Walk into the Etihad City Football Academy in Orangeburg in Rockland County and you could just as easily be at the Etihad Campus in east Manchester. Everything from the locker room to the signage is universal. It is the same from Montevideo City Torque to Melbourne.

Similar too, is the ideology in how clubs approach their footballing philosophy, from recruitment to ambition.

Playing styles vary depending on the coaches and squads involved. In Manchester, Pep Guardiolas influence has cascaded down into all teams that train at the City Football Academy, and it is understandable that others would want to tap into that knowledge, even if its not as simple as copy and pasting his strategy.

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“We share the same values, we work the same way, the alignment that we have through our football clubs across the group means that it was almost a seamless transition coming from Manchester into New York,” Cushing adds.

“We share the same methodology around how we work, playing style, the way we prepare the team, we share that across the group.

“But if we need to get some experience or get another point of view, we can connect with Manchester, we can connect with Melbourne, we can share those ideas.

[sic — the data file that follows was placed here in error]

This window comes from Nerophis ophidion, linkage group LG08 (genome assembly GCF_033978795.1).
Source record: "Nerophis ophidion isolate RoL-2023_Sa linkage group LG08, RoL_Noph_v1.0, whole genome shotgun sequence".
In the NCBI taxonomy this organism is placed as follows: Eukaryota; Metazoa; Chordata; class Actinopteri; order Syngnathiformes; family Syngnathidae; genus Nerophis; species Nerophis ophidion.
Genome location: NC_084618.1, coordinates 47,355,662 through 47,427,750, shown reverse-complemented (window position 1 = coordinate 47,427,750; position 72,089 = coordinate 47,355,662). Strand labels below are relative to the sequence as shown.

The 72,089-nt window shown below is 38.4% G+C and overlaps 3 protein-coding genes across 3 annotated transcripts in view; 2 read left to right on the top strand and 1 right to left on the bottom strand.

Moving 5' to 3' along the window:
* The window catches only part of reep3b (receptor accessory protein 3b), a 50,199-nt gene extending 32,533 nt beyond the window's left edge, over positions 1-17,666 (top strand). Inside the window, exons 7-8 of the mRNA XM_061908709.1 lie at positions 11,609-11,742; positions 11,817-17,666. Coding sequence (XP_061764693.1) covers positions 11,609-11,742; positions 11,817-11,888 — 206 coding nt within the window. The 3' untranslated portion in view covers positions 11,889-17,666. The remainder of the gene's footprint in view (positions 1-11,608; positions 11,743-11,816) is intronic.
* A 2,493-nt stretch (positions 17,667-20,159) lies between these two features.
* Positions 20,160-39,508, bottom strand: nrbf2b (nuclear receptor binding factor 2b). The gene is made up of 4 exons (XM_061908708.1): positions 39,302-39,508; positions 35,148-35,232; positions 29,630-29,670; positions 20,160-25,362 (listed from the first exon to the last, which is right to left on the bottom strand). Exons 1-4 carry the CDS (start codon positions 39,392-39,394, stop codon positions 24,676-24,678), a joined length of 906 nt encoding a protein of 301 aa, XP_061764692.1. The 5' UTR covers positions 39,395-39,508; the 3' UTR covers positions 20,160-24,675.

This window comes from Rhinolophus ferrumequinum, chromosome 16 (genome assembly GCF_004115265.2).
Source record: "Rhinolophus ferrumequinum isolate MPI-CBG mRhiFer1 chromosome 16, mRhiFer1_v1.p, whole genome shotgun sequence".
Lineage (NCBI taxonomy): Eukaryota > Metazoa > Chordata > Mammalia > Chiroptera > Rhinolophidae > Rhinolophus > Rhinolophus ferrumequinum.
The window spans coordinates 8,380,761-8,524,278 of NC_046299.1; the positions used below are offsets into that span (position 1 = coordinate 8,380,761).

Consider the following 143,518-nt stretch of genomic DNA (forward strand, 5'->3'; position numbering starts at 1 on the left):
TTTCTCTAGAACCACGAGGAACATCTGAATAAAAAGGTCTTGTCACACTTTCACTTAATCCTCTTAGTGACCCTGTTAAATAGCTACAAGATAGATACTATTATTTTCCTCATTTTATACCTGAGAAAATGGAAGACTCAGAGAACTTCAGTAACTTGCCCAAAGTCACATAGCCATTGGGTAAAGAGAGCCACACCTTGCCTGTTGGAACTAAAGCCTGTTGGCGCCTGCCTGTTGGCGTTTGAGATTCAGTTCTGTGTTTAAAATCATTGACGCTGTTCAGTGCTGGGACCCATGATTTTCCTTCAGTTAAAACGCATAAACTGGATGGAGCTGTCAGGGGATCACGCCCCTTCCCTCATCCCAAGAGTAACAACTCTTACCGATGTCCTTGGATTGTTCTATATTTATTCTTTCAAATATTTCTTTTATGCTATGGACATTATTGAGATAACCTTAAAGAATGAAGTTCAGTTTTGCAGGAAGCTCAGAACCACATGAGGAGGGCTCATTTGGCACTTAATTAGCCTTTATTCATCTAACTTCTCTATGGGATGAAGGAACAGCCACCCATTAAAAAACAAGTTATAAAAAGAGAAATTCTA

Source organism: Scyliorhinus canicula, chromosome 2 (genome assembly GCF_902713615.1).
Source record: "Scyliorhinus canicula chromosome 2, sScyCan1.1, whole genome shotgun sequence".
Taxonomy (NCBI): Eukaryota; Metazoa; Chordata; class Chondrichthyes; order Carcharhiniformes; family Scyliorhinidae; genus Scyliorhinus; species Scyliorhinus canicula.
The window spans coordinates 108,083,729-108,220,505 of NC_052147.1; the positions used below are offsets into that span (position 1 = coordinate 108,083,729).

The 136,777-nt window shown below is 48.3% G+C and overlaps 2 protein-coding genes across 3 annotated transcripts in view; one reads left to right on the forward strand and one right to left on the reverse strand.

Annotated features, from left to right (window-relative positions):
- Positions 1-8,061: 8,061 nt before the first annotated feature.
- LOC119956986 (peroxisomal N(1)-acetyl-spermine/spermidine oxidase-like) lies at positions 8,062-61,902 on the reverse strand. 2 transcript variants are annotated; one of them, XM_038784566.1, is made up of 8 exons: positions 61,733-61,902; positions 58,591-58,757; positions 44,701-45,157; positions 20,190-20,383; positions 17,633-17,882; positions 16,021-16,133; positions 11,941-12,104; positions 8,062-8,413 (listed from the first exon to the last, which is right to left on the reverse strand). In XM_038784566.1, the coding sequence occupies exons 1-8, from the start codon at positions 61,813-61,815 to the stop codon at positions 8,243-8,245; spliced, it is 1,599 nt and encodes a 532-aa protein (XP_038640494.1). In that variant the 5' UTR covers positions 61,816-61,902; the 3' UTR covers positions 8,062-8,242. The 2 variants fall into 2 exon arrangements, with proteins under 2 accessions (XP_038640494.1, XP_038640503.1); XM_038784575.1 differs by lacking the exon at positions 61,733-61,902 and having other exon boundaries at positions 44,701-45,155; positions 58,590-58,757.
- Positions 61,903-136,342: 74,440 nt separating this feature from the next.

“I dont think its a coincidence that this year Manchester, Melbourne, Mumbai, New York all won their championships, because from a coaching perspective, we connect regularly on different parts of the game, different phases of the game, different experiences around play in opposition styles, and that really helps.”

It is not unthinkable that future Club World Cups could feature several sides from within the CFG. Manchester City got close when they reached last seasons Champions League final but were beaten by Chelsea.

Guardiolas side are among the favourites again this time around, and should reach the last eight for a fifth straight year unless they suffer a catastrophe in their second leg with Sporting.

New York, meanwhile, have a 3-1 advantage ahead of their trip to Guatemala and a chance of reaching the semi-finals in North America.